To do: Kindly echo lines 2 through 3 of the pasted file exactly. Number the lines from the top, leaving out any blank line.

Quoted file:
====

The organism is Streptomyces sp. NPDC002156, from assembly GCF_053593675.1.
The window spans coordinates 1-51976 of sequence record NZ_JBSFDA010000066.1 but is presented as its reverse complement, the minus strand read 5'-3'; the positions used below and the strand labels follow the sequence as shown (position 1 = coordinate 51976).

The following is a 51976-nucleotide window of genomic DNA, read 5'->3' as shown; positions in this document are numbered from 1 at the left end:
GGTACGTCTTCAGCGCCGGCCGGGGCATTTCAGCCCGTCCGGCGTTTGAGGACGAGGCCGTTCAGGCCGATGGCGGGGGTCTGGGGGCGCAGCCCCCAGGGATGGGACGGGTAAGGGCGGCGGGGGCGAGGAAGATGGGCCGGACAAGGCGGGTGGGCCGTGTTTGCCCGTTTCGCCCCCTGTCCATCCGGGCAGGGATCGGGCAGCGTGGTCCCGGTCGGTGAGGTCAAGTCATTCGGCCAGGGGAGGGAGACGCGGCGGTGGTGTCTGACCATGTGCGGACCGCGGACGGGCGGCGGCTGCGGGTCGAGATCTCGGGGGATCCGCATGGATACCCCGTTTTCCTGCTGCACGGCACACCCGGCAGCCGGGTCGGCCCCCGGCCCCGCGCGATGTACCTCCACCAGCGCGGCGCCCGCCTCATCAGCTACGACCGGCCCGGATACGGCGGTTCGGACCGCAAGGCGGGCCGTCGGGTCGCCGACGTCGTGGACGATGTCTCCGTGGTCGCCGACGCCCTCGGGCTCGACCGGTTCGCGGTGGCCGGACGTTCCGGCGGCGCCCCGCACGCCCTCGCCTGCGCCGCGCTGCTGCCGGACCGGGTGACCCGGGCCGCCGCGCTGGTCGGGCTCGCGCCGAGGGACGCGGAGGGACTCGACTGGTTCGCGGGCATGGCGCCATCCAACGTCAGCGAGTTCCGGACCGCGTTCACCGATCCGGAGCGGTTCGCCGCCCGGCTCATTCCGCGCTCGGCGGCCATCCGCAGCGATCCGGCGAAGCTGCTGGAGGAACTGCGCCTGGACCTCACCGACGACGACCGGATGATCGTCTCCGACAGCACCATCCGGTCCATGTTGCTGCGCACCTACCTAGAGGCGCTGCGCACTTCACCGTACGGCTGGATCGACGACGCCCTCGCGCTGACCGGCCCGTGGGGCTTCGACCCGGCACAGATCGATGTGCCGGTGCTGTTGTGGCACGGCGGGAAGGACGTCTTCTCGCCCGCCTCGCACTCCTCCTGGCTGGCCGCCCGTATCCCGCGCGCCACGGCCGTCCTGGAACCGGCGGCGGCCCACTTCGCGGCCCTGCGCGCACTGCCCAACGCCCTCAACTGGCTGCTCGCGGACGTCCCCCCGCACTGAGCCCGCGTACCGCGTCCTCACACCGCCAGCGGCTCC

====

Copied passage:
The window spans coordinates 1-51976 of sequence record NZ_JBSFDA010000066.1 but is presented as its reverse complement, the minus strand read 5'-3'; the positions used below and the strand labels follow the sequence as shown (position 1 = coordinate 51976).

The following is a 51976-nucleotide window of genomic DNA, read 5'->3' as shown; positions in this document are numbered from 1 at the left end: